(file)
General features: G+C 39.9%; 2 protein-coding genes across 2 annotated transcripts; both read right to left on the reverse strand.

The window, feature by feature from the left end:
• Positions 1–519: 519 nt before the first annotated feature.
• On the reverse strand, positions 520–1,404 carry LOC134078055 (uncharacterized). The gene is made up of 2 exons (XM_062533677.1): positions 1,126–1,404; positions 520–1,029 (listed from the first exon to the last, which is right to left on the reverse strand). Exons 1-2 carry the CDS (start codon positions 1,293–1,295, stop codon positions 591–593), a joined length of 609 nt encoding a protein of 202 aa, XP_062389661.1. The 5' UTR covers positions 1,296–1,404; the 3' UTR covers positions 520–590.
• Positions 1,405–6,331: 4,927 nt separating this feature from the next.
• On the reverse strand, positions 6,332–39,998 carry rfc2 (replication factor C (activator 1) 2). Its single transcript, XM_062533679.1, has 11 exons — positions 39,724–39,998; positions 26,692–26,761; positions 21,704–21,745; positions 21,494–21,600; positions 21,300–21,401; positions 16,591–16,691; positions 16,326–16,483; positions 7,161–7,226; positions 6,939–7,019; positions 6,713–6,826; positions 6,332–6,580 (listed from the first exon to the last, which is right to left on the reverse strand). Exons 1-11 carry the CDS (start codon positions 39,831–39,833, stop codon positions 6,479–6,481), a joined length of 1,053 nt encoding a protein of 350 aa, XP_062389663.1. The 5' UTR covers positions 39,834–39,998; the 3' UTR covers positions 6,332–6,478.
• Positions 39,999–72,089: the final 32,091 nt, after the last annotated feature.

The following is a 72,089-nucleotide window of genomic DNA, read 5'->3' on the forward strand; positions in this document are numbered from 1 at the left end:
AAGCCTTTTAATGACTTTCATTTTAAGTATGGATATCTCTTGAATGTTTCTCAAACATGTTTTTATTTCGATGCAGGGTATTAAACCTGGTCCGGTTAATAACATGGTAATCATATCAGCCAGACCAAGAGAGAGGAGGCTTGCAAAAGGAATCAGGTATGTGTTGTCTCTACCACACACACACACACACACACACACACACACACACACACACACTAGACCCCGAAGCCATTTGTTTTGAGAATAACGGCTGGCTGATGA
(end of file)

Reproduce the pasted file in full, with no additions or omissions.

General features: G+C 39.9%; 2 protein-coding genes across 2 annotated transcripts; both read right to left on the reverse strand.

The window, feature by feature from the left end:
• Positions 1–519: 519 nt before the first annotated feature.
• On the reverse strand, positions 520–1,404 carry LOC134078055 (uncharacterized). The gene is made up of 2 exons (XM_062533677.1): positions 1,126–1,404; positions 520–1,029 (listed from the first exon to the last, which is right to left on the reverse strand). Exons 1-2 carry the CDS (start codon positions 1,293–1,295, stop codon positions 591–593), a joined length of 609 nt encoding a protein of 202 aa, XP_062389661.1. The 5' UTR covers positions 1,296–1,404; the 3' UTR covers positions 520–590.
• Positions 1,405–6,331: 4,927 nt separating this feature from the next.
• On the reverse strand, positions 6,332–39,998 carry rfc2 (replication factor C (activator 1) 2). Its single transcript, XM_062533679.1, has 11 exons — positions 39,724–39,998; positions 26,692–26,761; positions 21,704–21,745; positions 21,494–21,600; positions 21,300–21,401; positions 16,591–16,691; positions 16,326–16,483; positions 7,161–7,226; positions 6,939–7,019; positions 6,713–6,826; positions 6,332–6,580 (listed from the first exon to the last, which is right to left on the reverse strand). Exons 1-11 carry the CDS (start codon positions 39,831–39,833, stop codon positions 6,479–6,481), a joined length of 1,053 nt encoding a protein of 350 aa, XP_062389663.1. The 5' UTR covers positions 39,834–39,998; the 3' UTR covers positions 6,332–6,478.
• Positions 39,999–72,089: the final 32,091 nt, after the last annotated feature.

The following is a 72,089-nucleotide window of genomic DNA, read 5'->3' on the forward strand; positions in this document are numbered from 1 at the left end:
AAGCCTTTTAATGACTTTCATTTTAAGTATGGATATCTCTTGAATGTTTCTCAAACATGTTTTTATTTCGATGCAGGGTATTAAACCTGGTCCGGTTAATAACATGGTAATCATATCAGCCAGACCAAGAGAGAGGAGGCTTGCAAAAGGAATCAGGTATGTGTTGTCTCTACCACACACACACACACACACACACACACACACACACACACACACTAGACCCCGAAGCCATTTGTTTTGAGAATAACGGCTGGCTGATGA